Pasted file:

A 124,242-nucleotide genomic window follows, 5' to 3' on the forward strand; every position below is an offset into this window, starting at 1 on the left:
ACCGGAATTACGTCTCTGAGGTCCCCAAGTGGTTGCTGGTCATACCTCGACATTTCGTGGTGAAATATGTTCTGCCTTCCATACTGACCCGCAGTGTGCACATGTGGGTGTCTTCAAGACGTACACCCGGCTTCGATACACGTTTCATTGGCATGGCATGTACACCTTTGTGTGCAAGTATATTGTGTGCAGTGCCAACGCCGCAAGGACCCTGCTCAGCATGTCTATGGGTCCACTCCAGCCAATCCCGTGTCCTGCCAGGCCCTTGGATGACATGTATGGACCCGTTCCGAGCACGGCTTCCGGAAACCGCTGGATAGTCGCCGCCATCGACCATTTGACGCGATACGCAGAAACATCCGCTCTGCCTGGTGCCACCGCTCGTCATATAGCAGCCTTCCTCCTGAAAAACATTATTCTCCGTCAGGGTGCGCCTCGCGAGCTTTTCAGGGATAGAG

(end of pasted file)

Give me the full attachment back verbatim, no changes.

A 124,242-nucleotide genomic window follows, 5' to 3' on the forward strand; every position below is an offset into this window, starting at 1 on the left:
ACCGGAATTACGTCTCTGAGGTCCCCAAGTGGTTGCTGGTCATACCTCGACATTTCGTGGTGAAATATGTTCTGCCTTCCATACTGACCCGCAGTGTGCACATGTGGGTGTCTTCAAGACGTACACCCGGCTTCGATACACGTTTCATTGGCATGGCATGTACACCTTTGTGTGCAAGTATATTGTGTGCAGTGCCAACGCCGCAAGGACCCTGCTCAGCATGTCTATGGGTCCACTCCAGCCAATCCCGTGTCCTGCCAGGCCCTTGGATGACATGTATGGACCCGTTCCGAGCACGGCTTCCGGAAACCGCTGGATAGTCGCCGCCATCGACCATTTGACGCGATACGCAGAAACATCCGCTCTGCCTGGTGCCACCGCTCGTCATATAGCAGCCTTCCTCCTGAAAAACATTATTCTCCGTCAGGGTGCGCCTCGCGAGCTTTTCAGGGATAGAG